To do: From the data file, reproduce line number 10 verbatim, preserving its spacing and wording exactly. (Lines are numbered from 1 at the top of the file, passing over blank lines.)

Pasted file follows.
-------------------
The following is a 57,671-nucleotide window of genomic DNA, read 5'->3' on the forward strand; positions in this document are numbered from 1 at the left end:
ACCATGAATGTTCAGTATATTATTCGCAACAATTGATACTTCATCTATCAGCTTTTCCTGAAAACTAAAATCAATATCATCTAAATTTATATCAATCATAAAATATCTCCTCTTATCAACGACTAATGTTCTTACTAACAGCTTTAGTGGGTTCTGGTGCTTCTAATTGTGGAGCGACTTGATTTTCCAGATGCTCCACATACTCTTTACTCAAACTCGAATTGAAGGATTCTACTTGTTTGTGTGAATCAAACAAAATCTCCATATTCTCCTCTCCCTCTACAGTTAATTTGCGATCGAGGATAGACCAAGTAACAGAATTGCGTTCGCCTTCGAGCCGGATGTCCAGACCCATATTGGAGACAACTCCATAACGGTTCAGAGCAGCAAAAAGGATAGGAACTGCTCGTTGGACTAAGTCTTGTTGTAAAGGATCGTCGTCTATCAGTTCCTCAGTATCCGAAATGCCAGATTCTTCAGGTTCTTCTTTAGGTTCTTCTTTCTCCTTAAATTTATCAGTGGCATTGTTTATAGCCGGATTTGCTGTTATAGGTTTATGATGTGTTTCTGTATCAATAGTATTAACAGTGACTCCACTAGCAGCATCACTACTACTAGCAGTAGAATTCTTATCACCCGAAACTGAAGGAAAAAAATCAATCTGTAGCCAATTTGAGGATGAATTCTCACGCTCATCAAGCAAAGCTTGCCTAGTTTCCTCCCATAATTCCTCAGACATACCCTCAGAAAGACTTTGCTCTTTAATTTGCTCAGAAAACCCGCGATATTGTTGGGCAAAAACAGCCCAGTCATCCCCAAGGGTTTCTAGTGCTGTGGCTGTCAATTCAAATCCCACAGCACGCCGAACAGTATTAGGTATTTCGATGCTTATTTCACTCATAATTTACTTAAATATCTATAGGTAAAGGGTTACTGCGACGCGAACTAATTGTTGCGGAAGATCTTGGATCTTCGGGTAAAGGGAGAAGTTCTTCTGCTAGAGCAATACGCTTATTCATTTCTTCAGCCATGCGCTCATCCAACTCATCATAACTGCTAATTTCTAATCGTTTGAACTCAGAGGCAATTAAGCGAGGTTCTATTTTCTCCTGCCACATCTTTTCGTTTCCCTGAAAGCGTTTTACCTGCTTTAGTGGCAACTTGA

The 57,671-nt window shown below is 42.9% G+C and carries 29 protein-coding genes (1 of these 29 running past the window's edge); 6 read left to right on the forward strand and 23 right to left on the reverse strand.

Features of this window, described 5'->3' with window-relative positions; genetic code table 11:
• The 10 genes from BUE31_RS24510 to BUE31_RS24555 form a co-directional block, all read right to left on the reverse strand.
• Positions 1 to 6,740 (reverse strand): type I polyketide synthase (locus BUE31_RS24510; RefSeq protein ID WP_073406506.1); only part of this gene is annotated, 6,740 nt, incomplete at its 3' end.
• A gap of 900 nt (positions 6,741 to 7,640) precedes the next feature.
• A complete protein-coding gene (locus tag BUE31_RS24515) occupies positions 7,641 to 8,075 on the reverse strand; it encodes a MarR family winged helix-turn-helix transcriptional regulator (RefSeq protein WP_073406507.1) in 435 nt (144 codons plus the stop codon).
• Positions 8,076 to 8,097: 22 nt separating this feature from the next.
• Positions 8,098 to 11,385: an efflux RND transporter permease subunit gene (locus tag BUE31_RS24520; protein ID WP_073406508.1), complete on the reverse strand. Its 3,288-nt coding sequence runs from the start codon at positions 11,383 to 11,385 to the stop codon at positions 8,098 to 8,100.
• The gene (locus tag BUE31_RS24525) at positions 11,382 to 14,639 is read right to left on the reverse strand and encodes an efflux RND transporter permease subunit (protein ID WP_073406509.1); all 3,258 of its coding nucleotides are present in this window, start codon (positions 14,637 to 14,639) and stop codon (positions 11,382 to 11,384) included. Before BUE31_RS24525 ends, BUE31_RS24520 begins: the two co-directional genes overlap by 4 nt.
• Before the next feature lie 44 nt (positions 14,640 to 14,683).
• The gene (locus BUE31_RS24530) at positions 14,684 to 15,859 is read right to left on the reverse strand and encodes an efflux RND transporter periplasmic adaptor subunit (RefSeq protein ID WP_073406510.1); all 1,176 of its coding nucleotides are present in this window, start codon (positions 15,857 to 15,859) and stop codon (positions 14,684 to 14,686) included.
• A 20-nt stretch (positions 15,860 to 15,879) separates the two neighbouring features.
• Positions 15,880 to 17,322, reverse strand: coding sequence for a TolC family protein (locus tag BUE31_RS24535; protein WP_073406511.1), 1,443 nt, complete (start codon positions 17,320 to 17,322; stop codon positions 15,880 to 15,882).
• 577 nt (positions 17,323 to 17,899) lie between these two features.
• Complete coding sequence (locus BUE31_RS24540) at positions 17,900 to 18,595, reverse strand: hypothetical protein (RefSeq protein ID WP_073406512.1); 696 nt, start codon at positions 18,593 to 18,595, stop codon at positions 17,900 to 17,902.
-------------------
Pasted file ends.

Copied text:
• Positions 8,098 to 11,385: an efflux RND transporter permease subunit gene (locus tag BUE31_RS24520; protein ID WP_073406508.1), complete on the reverse strand. Its 3,288-nt coding sequence runs from the start codon at positions 11,383 to 11,385 to the stop codon at positions 8,098 to 8,100.